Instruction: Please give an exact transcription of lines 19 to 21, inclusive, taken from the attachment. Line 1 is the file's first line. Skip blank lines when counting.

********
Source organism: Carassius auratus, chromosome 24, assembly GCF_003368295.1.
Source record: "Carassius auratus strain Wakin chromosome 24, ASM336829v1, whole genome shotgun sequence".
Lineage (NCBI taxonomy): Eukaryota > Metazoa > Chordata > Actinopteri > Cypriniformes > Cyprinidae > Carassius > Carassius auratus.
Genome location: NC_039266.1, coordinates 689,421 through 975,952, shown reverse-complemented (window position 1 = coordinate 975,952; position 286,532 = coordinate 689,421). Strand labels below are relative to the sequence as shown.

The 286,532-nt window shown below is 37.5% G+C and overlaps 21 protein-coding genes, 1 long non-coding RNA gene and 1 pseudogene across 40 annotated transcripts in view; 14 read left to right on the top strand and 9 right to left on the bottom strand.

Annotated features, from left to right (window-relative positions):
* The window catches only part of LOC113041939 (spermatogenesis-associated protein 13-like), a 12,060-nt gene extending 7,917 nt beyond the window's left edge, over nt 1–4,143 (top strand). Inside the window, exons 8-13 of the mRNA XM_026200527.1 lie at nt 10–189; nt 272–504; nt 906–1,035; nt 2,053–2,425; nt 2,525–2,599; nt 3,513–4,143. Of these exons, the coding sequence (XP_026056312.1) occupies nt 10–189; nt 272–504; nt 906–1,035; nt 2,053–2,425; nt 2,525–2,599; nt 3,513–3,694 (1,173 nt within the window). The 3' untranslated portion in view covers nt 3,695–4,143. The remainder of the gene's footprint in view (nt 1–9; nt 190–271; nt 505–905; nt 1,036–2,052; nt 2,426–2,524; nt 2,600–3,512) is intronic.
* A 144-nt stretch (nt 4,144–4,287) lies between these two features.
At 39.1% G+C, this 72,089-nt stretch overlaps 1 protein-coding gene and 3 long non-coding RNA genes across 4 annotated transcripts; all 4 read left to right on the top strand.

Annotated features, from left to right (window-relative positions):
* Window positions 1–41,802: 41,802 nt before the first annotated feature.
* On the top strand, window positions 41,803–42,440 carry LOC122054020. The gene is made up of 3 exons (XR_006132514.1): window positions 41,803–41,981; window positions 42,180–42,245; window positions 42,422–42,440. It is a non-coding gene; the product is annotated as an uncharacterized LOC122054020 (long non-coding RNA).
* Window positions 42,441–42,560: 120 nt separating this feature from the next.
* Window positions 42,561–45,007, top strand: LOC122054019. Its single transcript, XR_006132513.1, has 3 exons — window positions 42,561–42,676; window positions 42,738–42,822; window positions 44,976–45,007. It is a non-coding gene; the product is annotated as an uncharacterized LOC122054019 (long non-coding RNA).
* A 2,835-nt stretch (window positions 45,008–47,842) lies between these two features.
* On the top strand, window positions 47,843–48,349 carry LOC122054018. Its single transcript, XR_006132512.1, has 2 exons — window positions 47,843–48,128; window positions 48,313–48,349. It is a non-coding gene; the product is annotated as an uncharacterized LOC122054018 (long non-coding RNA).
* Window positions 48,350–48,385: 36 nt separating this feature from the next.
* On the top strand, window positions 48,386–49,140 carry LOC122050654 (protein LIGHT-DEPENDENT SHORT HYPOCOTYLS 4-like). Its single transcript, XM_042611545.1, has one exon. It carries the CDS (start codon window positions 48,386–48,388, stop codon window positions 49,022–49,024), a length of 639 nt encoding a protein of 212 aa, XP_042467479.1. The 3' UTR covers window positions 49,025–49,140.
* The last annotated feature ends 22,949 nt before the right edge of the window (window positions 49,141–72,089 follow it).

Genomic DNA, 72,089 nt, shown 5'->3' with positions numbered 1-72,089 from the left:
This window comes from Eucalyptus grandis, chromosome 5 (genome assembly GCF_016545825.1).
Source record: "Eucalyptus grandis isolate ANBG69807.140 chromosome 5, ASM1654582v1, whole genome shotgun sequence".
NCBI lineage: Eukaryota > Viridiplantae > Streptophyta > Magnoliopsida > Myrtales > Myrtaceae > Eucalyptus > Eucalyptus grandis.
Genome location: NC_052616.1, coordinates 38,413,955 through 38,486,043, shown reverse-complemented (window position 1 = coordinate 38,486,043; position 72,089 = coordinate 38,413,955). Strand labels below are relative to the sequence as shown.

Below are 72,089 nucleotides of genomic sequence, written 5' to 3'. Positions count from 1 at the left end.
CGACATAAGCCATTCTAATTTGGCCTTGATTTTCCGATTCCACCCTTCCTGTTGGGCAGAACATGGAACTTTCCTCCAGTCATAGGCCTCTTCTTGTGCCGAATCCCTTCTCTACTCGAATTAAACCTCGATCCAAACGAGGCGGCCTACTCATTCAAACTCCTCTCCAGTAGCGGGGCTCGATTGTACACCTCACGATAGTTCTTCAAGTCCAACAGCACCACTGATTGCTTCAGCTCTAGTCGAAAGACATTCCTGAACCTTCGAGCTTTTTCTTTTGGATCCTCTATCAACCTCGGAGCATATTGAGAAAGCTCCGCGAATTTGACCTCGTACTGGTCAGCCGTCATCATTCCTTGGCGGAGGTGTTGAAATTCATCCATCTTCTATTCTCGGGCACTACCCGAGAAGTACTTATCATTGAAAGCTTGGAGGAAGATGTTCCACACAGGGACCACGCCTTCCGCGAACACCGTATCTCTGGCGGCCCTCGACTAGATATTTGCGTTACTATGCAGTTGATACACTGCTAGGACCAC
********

* The last annotated feature ends 22,949 nt before the right edge of the window (window positions 49,141–72,089 follow it).

Genomic DNA, 72,089 nt, shown 5'->3' with positions numbered 1-72,089 from the left:
This window comes from Eucalyptus grandis, chromosome 5 (genome assembly GCF_016545825.1).